Although no camping is available in Armstrong Redwood SNR, there is a campground operated by Stewards of the Coast and Redwoods located in Austin Creek State Recreation Area at Bullfrog Pond Campground (3 miles above Armstrong). Austin Creek SRA is accessed through the same entrance as Armstrong Redwoods. Austin Creek's rolling hills, open grasslands, conifers, and oaks are a beautiful and dramatic contrast to the dense canopy of the redwood grove. For more information go to Austin Creek State Recreation Area. by clicking the link on the right. For online reservations at Bullfrog Pond Campground or any of the backcountry campsites go to www.hipcamp.com
The redwood ecosystem is very fragile. Every effort is being made to preserve and protect this grove but it can only be done with your help. When you visit, please do not disturb or remove any natural features of the park, stay on designated trails and do not cross over the low- level fence line. We hope you enjoy a serene and rejuvenating visit among these inspiring giants.
NOTE: Dogs must be controlled on a leash at ALL times during your visit to your parks. Dogs on leash are only allowed on the main, paved road, in one of the developed picnic areas or within your registered campsite at Bullfrog Pond Campground. Dogs are NOT allowed on any dirt trail or dirt road. If camping, your pet will need to stay in your tent or in your vehicle overnight.
NOTE: Due to limited free parking, busses will be asked to drop their visitors off in the front lot. There is a park and ride located in Guerneville across from Safeway.
CLOSURE order for Austin Creek SRA
Tour Groups and Events in Armstrong Redwoods SNR: OPEN
Special Events are activities which are beyond the normal scope of activities and operations conducted in units under control of the Department of Parks and Recreation. Consistent with existing state policies and laws. District Superintendents may approve, by permit , a Special Event when it is found to be in the best interest of the Department of Parks and Recreation and is conducted by an appropriate sponsor at no net expense to the state. Special Event permits are required when fees are charged by the event sponsor beyond the regular State Park Facility Use Fees, when the Department has determined the event will create a greater potential hazard or liability to the State than incurred through typical operations, when the activity includes the exclusive use of an area within the park, when the activity interferes significantly with the public’s use of an area, when additional staffing or staff time is required or where items or services are sold. Special Event permits are required for any activity within the State Park System which meet any of these criteria, and which occur wholly or partially within or on any property owned, operated, or administered by the Department. Upon a finding by the District Superintendent that a special event is consistent with the unit’s use, he/she may issue a Special Event Permit for such use.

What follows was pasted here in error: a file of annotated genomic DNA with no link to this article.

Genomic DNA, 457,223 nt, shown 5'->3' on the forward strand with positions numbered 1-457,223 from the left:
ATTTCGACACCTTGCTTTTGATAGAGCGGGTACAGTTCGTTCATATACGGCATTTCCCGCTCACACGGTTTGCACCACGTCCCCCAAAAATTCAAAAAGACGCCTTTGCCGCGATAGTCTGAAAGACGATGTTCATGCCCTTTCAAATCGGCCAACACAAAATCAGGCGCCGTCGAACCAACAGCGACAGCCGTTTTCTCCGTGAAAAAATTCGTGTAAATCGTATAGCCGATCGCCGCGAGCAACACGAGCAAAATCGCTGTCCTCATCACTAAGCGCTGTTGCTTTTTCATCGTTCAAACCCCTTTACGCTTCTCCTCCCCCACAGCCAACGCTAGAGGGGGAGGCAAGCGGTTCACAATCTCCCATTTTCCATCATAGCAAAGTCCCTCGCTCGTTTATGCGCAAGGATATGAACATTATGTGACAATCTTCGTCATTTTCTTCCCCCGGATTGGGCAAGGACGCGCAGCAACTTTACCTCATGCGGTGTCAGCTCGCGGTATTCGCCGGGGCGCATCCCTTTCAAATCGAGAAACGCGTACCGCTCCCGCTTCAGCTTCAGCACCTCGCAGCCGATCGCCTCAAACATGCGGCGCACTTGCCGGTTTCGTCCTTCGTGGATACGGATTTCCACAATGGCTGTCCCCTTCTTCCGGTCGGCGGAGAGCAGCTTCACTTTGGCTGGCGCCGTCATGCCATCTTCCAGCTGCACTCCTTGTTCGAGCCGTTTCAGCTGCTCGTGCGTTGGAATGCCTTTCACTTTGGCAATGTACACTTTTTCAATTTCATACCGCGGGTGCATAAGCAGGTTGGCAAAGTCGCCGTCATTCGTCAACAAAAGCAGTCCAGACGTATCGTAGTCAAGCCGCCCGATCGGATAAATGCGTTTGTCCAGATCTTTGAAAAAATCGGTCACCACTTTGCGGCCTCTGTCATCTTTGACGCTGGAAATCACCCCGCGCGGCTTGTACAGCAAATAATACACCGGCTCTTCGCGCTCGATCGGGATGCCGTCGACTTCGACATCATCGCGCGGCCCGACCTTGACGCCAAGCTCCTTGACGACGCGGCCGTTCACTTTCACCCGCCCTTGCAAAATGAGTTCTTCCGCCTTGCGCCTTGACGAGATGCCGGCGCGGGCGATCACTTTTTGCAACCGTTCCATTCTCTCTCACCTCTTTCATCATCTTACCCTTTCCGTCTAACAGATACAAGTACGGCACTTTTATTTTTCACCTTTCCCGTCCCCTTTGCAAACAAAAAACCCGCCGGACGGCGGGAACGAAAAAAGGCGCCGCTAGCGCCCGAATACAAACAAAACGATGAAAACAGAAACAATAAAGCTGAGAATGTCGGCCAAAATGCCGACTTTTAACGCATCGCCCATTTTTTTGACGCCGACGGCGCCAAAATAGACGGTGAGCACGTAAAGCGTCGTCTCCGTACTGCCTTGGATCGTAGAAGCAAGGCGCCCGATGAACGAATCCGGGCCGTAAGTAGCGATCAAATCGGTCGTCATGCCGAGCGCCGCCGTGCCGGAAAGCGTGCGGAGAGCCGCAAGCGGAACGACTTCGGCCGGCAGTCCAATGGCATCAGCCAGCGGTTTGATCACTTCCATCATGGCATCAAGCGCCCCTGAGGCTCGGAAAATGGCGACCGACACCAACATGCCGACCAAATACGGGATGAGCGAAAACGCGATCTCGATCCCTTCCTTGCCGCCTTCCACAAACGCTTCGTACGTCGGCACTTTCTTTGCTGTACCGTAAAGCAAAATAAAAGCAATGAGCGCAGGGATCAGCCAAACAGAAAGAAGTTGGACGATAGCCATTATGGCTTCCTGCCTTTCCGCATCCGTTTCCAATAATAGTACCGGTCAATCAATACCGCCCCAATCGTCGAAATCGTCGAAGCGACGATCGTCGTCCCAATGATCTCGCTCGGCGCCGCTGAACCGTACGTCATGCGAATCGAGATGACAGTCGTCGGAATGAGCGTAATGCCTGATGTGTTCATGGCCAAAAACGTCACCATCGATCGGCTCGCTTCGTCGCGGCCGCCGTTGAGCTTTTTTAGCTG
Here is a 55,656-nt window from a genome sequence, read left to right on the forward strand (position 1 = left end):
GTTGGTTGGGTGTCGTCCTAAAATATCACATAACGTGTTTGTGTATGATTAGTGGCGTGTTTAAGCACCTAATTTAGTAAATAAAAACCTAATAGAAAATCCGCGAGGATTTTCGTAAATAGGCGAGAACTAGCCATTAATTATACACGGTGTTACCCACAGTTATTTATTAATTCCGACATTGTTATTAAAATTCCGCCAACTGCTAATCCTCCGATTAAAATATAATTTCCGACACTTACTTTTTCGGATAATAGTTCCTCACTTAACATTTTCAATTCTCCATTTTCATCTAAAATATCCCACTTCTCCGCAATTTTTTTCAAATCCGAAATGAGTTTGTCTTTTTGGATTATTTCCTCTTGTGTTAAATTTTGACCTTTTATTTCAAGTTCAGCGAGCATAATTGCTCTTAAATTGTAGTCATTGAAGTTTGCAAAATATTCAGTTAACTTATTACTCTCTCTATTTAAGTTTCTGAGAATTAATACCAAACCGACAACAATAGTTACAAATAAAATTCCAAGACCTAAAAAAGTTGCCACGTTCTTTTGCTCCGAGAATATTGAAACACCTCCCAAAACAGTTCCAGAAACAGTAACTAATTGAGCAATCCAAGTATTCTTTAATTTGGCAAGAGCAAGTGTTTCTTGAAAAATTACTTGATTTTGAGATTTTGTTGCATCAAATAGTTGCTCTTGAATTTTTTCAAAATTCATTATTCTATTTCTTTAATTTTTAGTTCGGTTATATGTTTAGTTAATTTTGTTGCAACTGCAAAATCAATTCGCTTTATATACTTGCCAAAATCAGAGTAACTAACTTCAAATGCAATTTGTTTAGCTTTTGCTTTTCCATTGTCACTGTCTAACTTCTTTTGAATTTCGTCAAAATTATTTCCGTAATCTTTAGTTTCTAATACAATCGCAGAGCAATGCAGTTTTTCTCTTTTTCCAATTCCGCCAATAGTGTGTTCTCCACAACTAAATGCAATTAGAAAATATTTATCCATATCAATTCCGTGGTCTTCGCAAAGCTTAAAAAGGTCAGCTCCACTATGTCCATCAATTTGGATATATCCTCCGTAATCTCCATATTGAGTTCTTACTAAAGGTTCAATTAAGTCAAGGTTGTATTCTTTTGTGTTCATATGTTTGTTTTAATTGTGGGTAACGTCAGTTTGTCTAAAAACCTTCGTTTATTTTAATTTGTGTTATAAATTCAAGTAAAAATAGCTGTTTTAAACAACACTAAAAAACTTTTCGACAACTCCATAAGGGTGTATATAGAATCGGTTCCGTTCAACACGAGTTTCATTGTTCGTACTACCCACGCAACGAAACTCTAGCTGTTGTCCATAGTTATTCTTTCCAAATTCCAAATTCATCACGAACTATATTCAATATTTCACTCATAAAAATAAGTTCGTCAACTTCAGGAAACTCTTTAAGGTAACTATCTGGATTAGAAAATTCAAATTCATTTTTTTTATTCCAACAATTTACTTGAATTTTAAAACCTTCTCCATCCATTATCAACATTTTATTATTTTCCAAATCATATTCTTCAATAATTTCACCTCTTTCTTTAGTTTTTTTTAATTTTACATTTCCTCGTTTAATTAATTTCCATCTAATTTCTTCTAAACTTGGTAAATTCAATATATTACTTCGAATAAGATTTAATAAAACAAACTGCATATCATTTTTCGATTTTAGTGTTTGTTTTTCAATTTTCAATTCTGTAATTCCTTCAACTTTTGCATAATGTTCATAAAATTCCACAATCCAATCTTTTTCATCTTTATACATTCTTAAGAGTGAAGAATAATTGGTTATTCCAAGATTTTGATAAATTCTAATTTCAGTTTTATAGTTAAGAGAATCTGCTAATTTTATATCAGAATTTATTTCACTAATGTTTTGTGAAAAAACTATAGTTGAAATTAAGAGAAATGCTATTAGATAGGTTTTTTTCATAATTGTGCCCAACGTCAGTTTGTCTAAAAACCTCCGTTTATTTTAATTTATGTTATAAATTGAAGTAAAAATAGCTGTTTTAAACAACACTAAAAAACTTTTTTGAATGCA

Examples of when a special event permit is needed:
- Bay Area Tours bringing in a passenger van into front lot and dropping off their group
- Alliance Redwoods dropping off two bus loads of kids with leaders to explore the park for the day
- A group of old car enthusiasts bringing into the park their roadsters for show
- A group of 50 wanting to set up for a birthday party which is in the picnic area
- A local running group of 30 coming in to run the trails of the park
If you have any questions pertaining to special events or if you are curious if your get together would need a special event permit, please email firstname.lastname@example.org
Designated Equestrian Trails Status: CLOSED
No trails are available for equestrian use. All of Austin Creek is closed to access.
Wedding Ceremonies and/or receptions:
We offer the majestic group picnic area for your wedding ceremonies and receptions. This is the only location within Armstrong Redwoods SNR that we allow wedding ceremonies, receptions or events. The Forest Theatre is not available for wedding ceremonies, receptions or events. The Forest Theatre cannot be reserved.